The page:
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I have a very naive question about multiple regression and errors...one that isn't addressed here already (Choosing a robust estimator to account for measurement error in dependent variable)

I would like to untangle the effect of three independent variables - P,T,S on a dependent variable CA. The problem is that I'm using pooled data across multiple experiments (not conducted by me). The experiments involve different methodologies and have introduced an un-quantified error into the measurements of CA. So, for example, even if the response to P,T,S in CA is similar across studies the values of CA might be offset between studies because of different amounts of contamination.

How do I account for this error (which is actually lab-based contamination) in the multiple regression model? Would adding the study/experiment as a categorical predictor variable help? Or is there another way?

(Note, I'm not a statistician and am not familiar with the symbology that is often used on this forum...)

Update: After some searching I'm starting to think a Random Effects Model (i.e. Proc TSCSREG in SAS) might be appropriate? Any advice would be great...

Many thanks.

Update 2: Actually, Proc Mixed seems to do the trick...using the study as a random intercept but not as one of the effects...that is:

proc mixed data ...;
  class study;
  model ca = p t s /solution;
  random study;
run;
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  • $\begingroup$ Do you believe that these errors will bias the means, or just add noise (w/ mean 0) to the observations. Also, for the sake of clarity, you believe that the effect of these errors will not change the relationship b/t P,T,&S & CA, is that correct? $\endgroup$ – gung - Reinstate Monica Jan 19 '15 at 4:02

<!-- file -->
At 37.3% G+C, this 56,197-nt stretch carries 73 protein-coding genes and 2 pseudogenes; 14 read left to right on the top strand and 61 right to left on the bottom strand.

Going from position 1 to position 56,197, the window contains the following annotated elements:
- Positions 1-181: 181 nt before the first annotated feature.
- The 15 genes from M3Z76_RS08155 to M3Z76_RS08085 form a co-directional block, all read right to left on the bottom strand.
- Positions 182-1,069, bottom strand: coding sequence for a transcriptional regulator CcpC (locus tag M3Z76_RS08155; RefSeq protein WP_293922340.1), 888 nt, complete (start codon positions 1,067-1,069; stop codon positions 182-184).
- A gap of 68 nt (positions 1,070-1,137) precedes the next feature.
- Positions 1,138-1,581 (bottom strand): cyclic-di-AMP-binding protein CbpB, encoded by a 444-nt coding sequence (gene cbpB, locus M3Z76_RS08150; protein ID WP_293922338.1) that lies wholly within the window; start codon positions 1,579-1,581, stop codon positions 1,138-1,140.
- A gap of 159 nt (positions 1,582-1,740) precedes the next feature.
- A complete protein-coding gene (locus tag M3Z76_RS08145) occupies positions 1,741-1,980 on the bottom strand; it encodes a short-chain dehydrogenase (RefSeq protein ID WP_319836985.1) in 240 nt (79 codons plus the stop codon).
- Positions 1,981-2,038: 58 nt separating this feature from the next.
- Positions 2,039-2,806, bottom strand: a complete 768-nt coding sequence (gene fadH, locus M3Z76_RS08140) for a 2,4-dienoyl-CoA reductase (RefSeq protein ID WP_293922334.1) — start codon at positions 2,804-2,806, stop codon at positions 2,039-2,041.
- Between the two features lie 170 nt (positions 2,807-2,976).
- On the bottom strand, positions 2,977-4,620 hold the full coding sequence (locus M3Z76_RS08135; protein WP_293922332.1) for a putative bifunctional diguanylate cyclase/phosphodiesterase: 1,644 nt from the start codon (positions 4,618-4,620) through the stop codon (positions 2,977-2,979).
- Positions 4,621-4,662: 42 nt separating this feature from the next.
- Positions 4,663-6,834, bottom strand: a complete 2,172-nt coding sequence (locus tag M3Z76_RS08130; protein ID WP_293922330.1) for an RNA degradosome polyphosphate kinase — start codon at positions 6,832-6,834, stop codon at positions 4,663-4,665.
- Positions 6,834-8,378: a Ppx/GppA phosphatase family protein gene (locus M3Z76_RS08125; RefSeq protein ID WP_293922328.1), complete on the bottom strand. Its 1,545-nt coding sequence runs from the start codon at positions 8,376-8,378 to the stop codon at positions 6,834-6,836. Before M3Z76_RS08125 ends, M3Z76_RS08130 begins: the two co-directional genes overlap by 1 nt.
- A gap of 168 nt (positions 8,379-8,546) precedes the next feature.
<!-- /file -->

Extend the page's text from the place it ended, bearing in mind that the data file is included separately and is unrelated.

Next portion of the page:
• $\begingroup$ Thank you for the comment. I suppose that will bias the means; for example, under certain conditions (that is, certain values of P,T and S) the dependent variable should be, say, from zero to thirty. But the contamination means that CA in some experiments might start at much higher values and then (for example) increase as P increases or decrease as S increases. It's not known whether the errors will change the relationships between the variables but if it does it's not as critical as the original displacement of the dependent variables (and beyond the scope of my analyses). $\endgroup$ – lithic Jan 19 '15 at 4:18
  • $\begingroup$ The errors are at least somewhat random, right? Ie, they aren't just adding a constant to every value from a particular experiment, right? $\endgroup$ – gung - Reinstate Monica Jan 19 '15 at 4:27
  • $\begingroup$ Well, sort of...it's not really known how the contamination affects the overall relationship (this type of contamination has only very recently been 'uncovered'). I'm willing to assume that it is functionally like adding an unknown constant to every value in the experiment. $\endgroup$ – lithic Jan 19 '15 at 4:31
  • $\begingroup$ If you have a number of experiments and each experiment has a different additive error then you will not be able to identify the intercept in the model. If each experiment adds one observation to the pooled sample, you will not be able to tell anything about the additive error in experiment $i$ as compared with experiment $j$. If, on the other hand, each experiment adds more than one observation to the pooled sample, you will be able to estimate the mean difference between the additive error in experiment $i$ as compared with experiment $j$. Does that make sense? $\endgroup$ – Richard Hardy Jan 19 '15 at 20:17
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Taking your update to the OP one step further, your situation can be set up as a mixed-effects model, where P, T, and S are fixed effects and the sets of experiments represent random effects. In principle, a mixed-effects model allows you to investigate not only whether there are differences in CA values among the sets of experiments but also, if you wish, whether the slopes of the relations between CA and each of P, T, and S differs among experiments. The trade-off for looking at differences in slopes, of course, is that as you estimate more parameters from the data you use up degrees of freedom and lose statistical power.

I don't have experience with this in SAS, but the way to specify these models in R is nicely described in this lmer cheat-sheet. A close read through that cheat-sheet will help clarify the issues in what you are trying to accomplish even if you don't end up using R for the analysis.

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